Person of Interest Season 2 Review “Prisoner’s Dilemma”


Last night’s Person of Interest was the best episode of the show to date. There’s a simple reason: the person of interest story was practically non-existent. Instead, viewers got another look into Reese’s background, lengthy conversations between Carter and Reese, and a reappearance by Elias. It is a good thing that the person of interest story was so minimal – it involved Fusco trying to save an underwear model (Karolina Kurkova) being chased by Armenian gangsters.

The focus on Reese’s incarceration allowed for more thorough story and character development than we typically see in this show. Usually, they are trying to cram in too many storylines. With the focus off the person of interest, viewers gained more insight into Reese’s background and the bond between him and Carter. Reese’s interrogation was the most intimate conversation the show has ever had. It was great to see a personal connection between Carter and Reese. Even though Reese was feeding some false information to the FBI, there were nuggets of his personal struggles and Carter instinctively knew those to be truthful. After Reese was released and met up with Carter, they seemed to understand each other as individuals – not just as vigilante colleagues.

Another great thing to come out of Reese’s incarceration was the reemergence of Elias. Even though it was a short appearance, his presence brought a certain whimsical evil to the situation. Elias’ best moment was his comment that he thought the FBI could have come up with a more creative name than “the man in the suit.” Agreed!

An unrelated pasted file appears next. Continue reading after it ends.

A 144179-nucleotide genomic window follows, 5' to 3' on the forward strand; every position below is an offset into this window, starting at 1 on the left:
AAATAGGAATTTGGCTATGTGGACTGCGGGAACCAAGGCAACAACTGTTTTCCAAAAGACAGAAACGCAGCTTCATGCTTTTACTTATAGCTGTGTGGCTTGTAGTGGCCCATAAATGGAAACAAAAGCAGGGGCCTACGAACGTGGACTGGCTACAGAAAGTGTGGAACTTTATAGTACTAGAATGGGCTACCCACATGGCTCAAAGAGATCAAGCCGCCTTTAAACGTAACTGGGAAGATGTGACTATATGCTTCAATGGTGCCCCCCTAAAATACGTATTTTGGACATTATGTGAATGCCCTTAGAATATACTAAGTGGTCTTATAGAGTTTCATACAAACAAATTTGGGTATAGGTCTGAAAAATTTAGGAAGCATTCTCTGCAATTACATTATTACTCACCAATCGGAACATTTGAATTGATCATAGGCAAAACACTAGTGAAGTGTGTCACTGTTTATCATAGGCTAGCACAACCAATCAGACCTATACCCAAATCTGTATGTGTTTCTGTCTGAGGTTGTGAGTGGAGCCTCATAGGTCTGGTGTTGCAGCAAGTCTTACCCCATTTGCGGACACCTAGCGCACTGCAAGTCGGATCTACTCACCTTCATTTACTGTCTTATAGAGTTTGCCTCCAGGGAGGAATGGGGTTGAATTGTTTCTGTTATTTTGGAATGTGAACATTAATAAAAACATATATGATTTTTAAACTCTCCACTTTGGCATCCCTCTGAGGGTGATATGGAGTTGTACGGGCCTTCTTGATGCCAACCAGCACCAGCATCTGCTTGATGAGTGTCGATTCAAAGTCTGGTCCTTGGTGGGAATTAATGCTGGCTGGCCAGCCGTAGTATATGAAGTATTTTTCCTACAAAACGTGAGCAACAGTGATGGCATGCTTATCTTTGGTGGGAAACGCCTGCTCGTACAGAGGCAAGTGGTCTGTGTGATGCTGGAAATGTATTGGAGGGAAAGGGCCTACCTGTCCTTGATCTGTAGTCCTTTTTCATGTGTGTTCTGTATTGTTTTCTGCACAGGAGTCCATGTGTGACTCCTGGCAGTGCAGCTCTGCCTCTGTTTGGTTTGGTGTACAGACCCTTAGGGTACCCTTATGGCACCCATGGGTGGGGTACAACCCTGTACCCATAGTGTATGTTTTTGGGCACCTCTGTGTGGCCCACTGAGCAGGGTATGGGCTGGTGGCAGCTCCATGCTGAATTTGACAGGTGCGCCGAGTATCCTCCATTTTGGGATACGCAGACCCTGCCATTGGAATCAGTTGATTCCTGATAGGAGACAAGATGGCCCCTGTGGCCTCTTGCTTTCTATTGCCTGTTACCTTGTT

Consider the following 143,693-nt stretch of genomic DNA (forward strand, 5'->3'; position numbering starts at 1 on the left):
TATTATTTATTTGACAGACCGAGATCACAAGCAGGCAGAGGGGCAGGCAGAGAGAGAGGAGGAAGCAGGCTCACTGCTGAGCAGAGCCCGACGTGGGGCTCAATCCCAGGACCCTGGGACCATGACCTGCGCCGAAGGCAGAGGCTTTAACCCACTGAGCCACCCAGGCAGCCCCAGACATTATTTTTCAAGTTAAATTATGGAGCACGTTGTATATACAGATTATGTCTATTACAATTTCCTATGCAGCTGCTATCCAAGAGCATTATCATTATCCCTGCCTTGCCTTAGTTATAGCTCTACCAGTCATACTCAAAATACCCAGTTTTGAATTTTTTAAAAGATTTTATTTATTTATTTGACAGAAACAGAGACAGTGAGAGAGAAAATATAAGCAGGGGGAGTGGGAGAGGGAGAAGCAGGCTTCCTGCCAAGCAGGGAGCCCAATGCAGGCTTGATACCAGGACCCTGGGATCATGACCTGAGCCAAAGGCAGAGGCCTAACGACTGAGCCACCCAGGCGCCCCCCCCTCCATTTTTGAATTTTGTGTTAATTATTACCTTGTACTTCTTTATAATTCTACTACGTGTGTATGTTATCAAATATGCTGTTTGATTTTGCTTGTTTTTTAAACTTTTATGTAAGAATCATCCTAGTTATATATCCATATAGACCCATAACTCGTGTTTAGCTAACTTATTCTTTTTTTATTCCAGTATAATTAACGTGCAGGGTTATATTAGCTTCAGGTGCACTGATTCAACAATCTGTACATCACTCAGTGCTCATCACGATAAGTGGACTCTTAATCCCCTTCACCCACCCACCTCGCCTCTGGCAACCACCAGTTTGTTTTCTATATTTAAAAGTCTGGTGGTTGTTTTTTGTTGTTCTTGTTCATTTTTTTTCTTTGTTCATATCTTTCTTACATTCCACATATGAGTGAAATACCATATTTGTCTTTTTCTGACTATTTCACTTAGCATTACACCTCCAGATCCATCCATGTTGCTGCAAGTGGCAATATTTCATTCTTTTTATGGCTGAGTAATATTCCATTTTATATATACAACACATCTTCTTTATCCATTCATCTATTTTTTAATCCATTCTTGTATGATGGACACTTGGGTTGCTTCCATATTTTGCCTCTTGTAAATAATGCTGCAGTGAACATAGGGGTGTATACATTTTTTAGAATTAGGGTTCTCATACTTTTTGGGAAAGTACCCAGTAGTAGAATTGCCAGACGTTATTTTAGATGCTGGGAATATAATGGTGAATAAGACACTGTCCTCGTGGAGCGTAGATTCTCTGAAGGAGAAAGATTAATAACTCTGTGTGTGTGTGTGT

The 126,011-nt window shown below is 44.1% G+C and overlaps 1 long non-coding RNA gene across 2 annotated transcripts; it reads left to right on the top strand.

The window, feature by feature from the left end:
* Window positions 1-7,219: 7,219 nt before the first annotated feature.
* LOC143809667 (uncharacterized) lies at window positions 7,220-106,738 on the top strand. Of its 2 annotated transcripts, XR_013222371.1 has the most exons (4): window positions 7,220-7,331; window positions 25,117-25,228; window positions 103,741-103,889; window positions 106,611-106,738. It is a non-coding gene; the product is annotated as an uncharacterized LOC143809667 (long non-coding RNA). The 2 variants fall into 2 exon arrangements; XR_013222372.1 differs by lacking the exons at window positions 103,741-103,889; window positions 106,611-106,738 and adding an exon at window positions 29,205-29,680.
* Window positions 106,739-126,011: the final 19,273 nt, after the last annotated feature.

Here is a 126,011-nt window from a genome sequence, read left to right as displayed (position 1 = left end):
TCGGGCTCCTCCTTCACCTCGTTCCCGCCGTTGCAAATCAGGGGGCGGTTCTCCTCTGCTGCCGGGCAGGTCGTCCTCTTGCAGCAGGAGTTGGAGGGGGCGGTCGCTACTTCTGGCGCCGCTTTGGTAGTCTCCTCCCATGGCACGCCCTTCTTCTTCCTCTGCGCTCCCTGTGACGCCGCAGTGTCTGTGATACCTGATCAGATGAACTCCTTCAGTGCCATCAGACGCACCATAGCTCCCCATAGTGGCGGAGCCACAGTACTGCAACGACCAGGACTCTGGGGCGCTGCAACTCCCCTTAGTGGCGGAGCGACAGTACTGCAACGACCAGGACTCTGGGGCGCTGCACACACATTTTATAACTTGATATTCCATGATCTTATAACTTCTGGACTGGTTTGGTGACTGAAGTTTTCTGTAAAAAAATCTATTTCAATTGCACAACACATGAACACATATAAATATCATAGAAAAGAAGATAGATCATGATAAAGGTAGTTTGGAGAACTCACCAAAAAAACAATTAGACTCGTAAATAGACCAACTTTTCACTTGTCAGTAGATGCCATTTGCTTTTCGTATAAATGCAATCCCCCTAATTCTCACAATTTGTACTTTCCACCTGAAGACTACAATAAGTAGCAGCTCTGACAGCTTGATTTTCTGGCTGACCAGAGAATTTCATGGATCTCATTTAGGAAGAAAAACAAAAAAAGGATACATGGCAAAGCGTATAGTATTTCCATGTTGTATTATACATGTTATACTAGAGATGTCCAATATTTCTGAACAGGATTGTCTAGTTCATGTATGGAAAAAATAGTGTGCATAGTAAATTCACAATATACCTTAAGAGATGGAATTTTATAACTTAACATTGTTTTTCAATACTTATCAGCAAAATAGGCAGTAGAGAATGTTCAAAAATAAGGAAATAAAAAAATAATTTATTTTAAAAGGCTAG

The big reemergence, though, was Reese’s former partner, Stanton. Even though Reese was previously in the military, the flashbacks of him with Stanton show that the two assassins are nothing alike. Stanton takes glee in killing and follows orders blindly. Reese questions the “who” and “why” of their targets. Stanton drugs Reese and likely kidnaps him, but there is no clue what will happen to Carter.

Once Donnelly captured Reese and Carter, every phone Finch walked by began to ring. A series of codes were given on the other end of the line. I’m not quite sure what these codes were. Do we know yet? Did I miss something?

There’s always some flaw in the show. This time, I’m giving it to the lame 1980s music at the end. All that was missing was a saxophone solo. It was a tough call between this and the clunky dialogue from McAvoy, “Screw that. Nobody rats me out.” But, incredibly, the actor delivered the line with credibility, so the bad music wins.

I think we should all take a moment to acknowledge how much better the show is when they are not running around in fifty different directions. Distractions like HR aren’t necessary when they spend the time on their main characters.
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  • gah

    A series of codes were given on the other end of the line. I’m not
    quite sure what these codes were. Do we know yet? Did I miss
    something?

    did you even watch the season 2 before..you’d know what the ‘codes’ are if u did

    • Courtney

      To answer your question, I sure have. All 35 long, long hours. Thanks for commenting.

      • Marianne